“You helped each other,” I said, mystified. “But, they’re tyrants.”
“Back then, they were just another race, struggling to advance. Our integration with one another led to an explosion of development that has yet to be paralleled. The problem was that with the ramp of industry means the potential escalation of destruction. Kardan feared that the Goln would turn on the Trillodan; to avoid any potential conflict, he struck first and wiped out the six planets we had colonized. Fourteen billion dead, in a matter of hours.”
Skaberen drew his lips together in a forced smile, “Kardan’s assault on their greatest ally caused a rift within the Trillodan people. Half believed that he was right, that there could be only one supreme power. The other half believed that we were supposed to live together, working in harmony forever. That we were to be-”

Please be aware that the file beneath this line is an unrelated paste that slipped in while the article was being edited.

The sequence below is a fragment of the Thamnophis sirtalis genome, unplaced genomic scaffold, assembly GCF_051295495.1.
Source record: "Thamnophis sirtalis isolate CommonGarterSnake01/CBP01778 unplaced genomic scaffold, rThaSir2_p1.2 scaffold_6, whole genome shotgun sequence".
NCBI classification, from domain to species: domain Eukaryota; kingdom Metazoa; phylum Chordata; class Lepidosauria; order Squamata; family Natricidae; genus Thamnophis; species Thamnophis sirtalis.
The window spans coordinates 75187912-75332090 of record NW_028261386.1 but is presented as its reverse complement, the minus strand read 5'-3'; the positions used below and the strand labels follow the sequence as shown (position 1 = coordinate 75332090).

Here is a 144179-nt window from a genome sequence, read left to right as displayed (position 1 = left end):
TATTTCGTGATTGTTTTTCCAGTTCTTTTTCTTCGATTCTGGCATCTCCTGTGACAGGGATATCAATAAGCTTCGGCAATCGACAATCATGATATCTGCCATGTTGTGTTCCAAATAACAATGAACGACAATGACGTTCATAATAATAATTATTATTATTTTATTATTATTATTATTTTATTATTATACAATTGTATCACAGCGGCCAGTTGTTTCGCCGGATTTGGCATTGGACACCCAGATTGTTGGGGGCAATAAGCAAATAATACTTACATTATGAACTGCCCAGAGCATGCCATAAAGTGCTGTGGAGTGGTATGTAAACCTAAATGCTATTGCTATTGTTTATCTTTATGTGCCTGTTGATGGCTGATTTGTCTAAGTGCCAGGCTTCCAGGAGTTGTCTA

“Immortal,” Titan extrapolated. “The Immortal Matron took over in his place, didn’t she?”
“Yes. She did.”
“But, isn’t she just doing exactly what that lunatic was doing before her?” Shockwave asked. “She’s still exterminating races left and right.”
Skaberen frowned, “I can’t pretend to understand all of what is going on inside my old friend’s head. However, I know that Iilena Lamak sees her doing as a form of altruism and balancing for the universe, to prevent anyone from being perfectly oppressive.”
“Wait, old friend?” Parasite said, shocked, “You know the Immortal Matron?”
“Yes. Well, I did know her. But that was…a long time ago.”
Beleth leaned forward, “So, what the fuck did you do to us?”